Action urged after directors sentenced for series of scams
Biba is urging more whistleblowing on fraudsters after two broker conmen were jailed for more than 10 years over a £1m insurance scam.
Biba head of compliance and training Steve White said brokers should take the initiative, as they were more likely to spot fraud than consumers.
White said: “It’s very important for firms to whistleblow to the regulator when they sense there are things going on. This sort of thing harms our collective reputation. We all need to be vigilant to weed these people out. We don’t want them in our sector.”
Ideal Insurance co-directors Faron Wilson and Neil McKay were jailed this week for creating bogus insurance certificates, pocketing customers’ money without passing it on and cancelling policies without telling the customer and skimming off the remaining premium payments.
Faron Wilson was jailed for six years after being found guilty of one count of conspiracy to defraud.
Neil McKay was jailed for four years and four months after pleading guilty to one count of conspiracy to defraud.
Both will serve half their sentence, depending on good behaviour.
Judge Taylor at Southwark Crown Court said: “This was a high-value, planned, substantial fraud, concerning multiple victims over a five-year period and committed out of greed.”
The type of fraud carried out by Ideal is rare, said White, adding: “It’s not like there’s one in every town. It’s difficult to spot patterns.”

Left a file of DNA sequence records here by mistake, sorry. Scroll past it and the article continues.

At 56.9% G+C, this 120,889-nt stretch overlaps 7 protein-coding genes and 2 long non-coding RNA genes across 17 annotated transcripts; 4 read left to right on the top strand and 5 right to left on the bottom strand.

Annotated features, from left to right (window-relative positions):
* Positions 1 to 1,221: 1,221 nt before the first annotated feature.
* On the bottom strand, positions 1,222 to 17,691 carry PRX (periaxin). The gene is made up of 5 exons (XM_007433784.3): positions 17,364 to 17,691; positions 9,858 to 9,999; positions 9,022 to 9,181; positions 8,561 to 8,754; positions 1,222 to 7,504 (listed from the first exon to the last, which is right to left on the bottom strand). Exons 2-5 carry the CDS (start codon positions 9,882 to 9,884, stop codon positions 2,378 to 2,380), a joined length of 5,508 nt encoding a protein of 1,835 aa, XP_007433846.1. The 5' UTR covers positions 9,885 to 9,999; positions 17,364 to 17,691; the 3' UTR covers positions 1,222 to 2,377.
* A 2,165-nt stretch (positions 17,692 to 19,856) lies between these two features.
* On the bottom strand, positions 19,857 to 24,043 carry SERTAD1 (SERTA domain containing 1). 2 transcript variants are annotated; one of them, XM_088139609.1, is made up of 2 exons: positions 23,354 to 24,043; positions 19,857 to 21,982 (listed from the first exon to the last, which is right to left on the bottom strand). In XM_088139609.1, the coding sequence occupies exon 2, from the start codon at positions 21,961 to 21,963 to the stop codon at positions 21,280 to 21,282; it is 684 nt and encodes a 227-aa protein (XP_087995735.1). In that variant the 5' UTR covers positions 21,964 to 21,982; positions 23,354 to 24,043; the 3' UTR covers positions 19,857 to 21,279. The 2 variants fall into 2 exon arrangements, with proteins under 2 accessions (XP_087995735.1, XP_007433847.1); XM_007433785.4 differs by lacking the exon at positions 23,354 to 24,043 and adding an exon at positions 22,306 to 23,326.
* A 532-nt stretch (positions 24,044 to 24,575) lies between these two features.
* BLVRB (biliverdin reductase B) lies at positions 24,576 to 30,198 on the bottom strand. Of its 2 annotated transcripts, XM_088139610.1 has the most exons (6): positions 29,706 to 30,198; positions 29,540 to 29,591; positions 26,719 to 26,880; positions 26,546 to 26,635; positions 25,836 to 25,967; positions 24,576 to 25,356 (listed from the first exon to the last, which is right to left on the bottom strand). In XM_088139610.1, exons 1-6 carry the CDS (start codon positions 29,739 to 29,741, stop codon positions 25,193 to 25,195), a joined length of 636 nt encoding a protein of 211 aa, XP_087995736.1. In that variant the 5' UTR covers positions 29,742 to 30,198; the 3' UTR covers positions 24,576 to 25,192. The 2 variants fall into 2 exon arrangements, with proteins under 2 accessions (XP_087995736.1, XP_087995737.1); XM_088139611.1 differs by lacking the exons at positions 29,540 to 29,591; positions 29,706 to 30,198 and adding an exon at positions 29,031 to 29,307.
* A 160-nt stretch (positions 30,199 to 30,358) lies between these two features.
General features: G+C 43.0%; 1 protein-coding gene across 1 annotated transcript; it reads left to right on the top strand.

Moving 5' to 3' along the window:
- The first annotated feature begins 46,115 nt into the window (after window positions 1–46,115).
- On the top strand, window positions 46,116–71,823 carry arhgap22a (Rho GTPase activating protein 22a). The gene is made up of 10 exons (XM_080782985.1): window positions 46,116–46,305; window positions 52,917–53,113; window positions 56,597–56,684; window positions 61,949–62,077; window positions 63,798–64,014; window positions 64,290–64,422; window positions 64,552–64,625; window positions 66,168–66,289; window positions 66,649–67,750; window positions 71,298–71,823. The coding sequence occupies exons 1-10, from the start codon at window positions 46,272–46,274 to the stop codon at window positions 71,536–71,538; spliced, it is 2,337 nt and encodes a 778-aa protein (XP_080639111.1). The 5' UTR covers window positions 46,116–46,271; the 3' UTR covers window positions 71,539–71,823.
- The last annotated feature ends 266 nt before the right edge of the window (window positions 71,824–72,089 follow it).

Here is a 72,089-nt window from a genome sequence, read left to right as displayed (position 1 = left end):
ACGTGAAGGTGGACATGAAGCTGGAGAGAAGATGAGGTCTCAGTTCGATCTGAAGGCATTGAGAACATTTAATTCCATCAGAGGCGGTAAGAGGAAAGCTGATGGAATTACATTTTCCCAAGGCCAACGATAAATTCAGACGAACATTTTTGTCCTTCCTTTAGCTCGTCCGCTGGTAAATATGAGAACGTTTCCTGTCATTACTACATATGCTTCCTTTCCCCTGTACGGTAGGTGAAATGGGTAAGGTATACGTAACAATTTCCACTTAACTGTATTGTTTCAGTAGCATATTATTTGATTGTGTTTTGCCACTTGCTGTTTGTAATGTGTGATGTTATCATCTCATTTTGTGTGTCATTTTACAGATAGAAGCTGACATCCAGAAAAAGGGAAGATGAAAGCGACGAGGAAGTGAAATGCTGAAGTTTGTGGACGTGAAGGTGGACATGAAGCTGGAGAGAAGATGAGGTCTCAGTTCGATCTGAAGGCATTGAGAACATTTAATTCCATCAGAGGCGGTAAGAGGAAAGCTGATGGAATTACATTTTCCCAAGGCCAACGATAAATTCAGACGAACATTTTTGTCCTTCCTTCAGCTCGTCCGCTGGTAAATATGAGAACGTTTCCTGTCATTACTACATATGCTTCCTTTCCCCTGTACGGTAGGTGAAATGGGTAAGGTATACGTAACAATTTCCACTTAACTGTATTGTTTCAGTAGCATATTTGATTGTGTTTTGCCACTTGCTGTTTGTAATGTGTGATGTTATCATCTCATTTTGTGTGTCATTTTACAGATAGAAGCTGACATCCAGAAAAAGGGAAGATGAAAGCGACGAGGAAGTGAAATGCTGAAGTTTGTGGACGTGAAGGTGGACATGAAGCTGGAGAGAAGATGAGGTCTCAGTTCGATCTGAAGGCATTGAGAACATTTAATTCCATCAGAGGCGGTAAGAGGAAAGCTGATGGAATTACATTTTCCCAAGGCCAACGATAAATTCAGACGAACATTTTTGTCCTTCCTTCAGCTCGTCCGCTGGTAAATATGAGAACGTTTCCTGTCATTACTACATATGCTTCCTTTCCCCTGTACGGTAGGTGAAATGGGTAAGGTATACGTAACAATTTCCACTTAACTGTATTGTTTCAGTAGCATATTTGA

The pair started Ideal when McKay approached Faron in 1997 and asked him to partner a new business. The fraud was carried out between 2003 and 2008.
Primary General, now UK General Insurance, alerted the FSA to Ideal’s activities in February 2008 after Ideal failed to pay an outstanding sum of £62,000.
Ideal’s offices were raided by the FSA and the City of London police two months later.
Wilson had splashed out on a string of luxury cars, including a £27,000 Audi A6.
McKay deceived the FSA and continued to trade, despite being jailed for eight months in 1996 after admitting eight counts of obtaining property by deception.
Lloyd’s of London, Willis and RJ Kiln were all falsely put down as underwriters on bogus certificates. All three denied having any involvement with the pair.
McKay and Wilson were both banned from being directors of any company for 10 years.
A victim's story
Thomas Price nearly lost everything. He came dangerously close to bankruptcy after a lengthy legal battle that resulted from unknowingly buying a false policy from Ideal Insurance.
Price says he will "never trust a broker again" and he will now buy his insurance directly from a bank. He helps run the Elms Hotel and Restaurant near Chester, and switched his public and employers' liability cover from Clear to Ideal in 2003 when Ideal offered a cheaper premium.
Price received a public liability claim on his business when a woman claimed she was knocked over by a dog in the car park, and Ideal reassured him they would deal with it. However, they only paid out a small part of the claim and Price was eventually sued by the claimant.
After a lengthy court battle, Price was left with a legal bill for more than Â£100,000.
He had to spend all of his savings and borrow money from friends and family to gather enough money, and now he cannot retire. He is still fighting for compensation.